I returned home from the Camino one month ago today. The past month has been that of re-integration. Getting used to being home, figuring out a routine, starting the search to get back into the job market have occupied my days. Coupled with the aforementioned has also come a phenomenon I have experienced from time to time over the years. I have learned to expect it, and to some degree learned to deal with it.
Several weeks ago I asked for individuals to provide me with a subject to write on. From one of my readers I received the following question.
“You speak in your blog of making intentional changes. Can you identify any unintentional changes that you later identified as a bad habit? And, can you recall any details of how they got there?”
Over the years, like many, I have had my share of bad habits. I was a chain smoker for over a decade. I used to drink a gallon or more of regular Coca-Cola a day. I have been a nail biter since the earliest days of my self-awareness. The list goes on.
Habits are a funny thing. Whether good or bad, habits they are formed via a “habit loop”. You have a trigger, followed by the behavior itself, and then the reward. Once these habits are formed, we can complete the action without even being aware we are doing it. As a smoker there were innumerable times, I would light a cigarette and smoke nearly the whole thing, before I was consciously aware I was smoking. The habit was so ingrained, the decision-making and awareness portions of your brain aren’t involved in the process at all.
Nail biting is another habit that is 100% autonomous of the mental decision-making process. The only instances in which I am aware I am biting my nails is when someone points it out.
Habits can work as a coping mechanism. For example, I realized early on after picking up smoking, it was the perfect social escape for me. I used to be loaded with social anxiety. Large social gatherings, parties, bars, and any other venue where I didn’t know a good number of people caused a great deal of anxiety. Smoking provided me with an out. It’s completely acceptable to excuse yourself from nearly any social situation to “have a smoke”.
Following the habit loop model. Social situations made me uncomfortable, trigger. I excused myself to smoke, habit. I was free from the social situation, AND, I also got the buzz from the nicotine. Double reward.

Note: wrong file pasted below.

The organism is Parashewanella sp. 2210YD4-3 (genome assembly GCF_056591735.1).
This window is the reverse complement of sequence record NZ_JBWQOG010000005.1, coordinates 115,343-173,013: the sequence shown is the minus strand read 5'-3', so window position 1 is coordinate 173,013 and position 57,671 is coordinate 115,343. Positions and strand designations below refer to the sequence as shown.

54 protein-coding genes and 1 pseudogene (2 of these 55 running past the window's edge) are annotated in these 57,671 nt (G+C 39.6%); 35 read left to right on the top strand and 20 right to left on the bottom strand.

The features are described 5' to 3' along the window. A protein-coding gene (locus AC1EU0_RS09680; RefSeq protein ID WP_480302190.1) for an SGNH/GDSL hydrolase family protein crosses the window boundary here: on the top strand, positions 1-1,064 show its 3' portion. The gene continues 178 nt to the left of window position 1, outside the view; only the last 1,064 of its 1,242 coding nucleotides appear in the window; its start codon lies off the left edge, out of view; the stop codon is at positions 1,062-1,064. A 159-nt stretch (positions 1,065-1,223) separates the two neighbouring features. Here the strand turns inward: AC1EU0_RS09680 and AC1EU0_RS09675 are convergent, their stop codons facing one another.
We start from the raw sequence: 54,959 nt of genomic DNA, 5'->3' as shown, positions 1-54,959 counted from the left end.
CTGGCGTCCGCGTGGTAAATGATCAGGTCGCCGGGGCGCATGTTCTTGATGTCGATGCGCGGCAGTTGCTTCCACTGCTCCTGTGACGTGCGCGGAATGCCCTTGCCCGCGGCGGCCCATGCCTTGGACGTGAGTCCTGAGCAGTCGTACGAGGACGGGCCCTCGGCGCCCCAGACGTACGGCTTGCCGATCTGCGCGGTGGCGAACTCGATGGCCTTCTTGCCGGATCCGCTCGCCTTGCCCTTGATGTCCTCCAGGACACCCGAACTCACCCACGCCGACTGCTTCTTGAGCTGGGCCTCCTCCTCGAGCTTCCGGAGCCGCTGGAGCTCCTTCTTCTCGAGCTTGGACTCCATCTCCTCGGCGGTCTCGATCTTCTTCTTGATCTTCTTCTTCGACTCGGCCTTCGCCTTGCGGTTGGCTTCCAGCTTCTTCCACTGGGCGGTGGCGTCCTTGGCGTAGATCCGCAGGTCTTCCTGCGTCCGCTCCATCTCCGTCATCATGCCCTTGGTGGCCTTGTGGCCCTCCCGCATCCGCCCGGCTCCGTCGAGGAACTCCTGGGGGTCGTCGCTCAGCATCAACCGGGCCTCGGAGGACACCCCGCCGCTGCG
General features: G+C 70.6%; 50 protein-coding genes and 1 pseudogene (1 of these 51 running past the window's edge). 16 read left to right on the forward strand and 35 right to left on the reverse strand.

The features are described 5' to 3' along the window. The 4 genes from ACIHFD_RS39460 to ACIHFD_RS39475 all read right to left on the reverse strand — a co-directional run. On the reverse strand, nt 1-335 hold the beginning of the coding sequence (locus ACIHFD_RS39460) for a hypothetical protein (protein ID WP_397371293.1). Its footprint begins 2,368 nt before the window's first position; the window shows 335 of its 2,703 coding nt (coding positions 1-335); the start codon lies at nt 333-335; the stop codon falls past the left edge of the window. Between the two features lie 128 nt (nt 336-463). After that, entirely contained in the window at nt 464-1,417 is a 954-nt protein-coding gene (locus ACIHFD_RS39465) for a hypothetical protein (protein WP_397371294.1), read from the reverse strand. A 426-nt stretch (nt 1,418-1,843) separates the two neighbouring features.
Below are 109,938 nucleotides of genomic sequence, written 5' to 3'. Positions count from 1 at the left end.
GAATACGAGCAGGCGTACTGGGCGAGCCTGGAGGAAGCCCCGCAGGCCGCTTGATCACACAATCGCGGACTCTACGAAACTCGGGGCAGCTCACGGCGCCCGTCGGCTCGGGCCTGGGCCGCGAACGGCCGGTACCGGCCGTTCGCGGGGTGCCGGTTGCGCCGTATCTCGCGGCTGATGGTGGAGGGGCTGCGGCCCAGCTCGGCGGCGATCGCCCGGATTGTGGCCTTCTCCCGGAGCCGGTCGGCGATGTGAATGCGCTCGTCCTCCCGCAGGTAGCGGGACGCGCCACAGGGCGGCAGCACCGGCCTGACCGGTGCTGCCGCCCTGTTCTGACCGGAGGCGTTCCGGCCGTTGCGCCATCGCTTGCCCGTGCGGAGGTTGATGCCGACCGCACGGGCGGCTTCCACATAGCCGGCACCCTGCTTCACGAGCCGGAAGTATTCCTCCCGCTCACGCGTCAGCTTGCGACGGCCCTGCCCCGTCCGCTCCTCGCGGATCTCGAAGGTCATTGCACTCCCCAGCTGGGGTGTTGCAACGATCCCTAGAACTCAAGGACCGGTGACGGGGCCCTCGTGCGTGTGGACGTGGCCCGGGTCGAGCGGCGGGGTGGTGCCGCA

To touch on a habit that entered my life without a lot of conscious thought. About 7 years ago, I drastically cut my caffeine intake. I had read a fair amount of information on the potential long-term health effects of habitual caffeine intake. I decided I would cut way down on my caffeine intake. No small feat really, I generally drank 3 cups of coffee over the course of the morning. At lunch I would have a diet coke. The afternoon would be another diet coke or two or three. Followed by Ice tea or another diet coke in the evening.
I switched from regular coffee to decaf coffee. I gave up all caffeinated cola beverage. The one item I didn’t give up was iced tea. After experiencing 3 solid days of headache and fatigue, I started feeling better. My energy levels returned. I discovered I slept a lot more soundly. An unintended result I noticed within a week of cutting my caffeine intake, my day-to-day anxiety levels were drastically reduced. I felt much more relaxed, and situations in which my anxiety would spiral nearly out of control greatly diminished. In short, I felt great.
When breaking any habit, diligence is required. If you become complacent, the old habit can rear its ugly head. In the case of caffeine, I was hugely successful. I felt great, recovered from withdrawals and never really looked back.
Several years passed and all was well. Then one morning, after several days of unrestful sleep and long days, I ordered a half-caf latte at Starbucks. I went from dragging to focused and productive. Over the next several days, the poor sleep continued. And over the next several days, I continued ordering half caf lattes. The next week, even tho my restful sleep returned, I was still dragging in the morning. I kept at the half-caf lattes from Starbucks. Then around 10 am, I started making a regular coffee at work. Within a month, my old routine had returned. I was back to drinking 3 cups of regular coffee in the morning. Fortunately, I refrained from adding the diet cokes. Instead I would have a cup of coffee after lunch.
Three or four years of refraining from caffeine were interrupted within a months time. My old habit had returned. My high anxiety returned. The habit had crept back in. Having learned the benefits a restricted caffeine diet provided for me, my relapse was only a couple of months long. I was soon back on the wagon.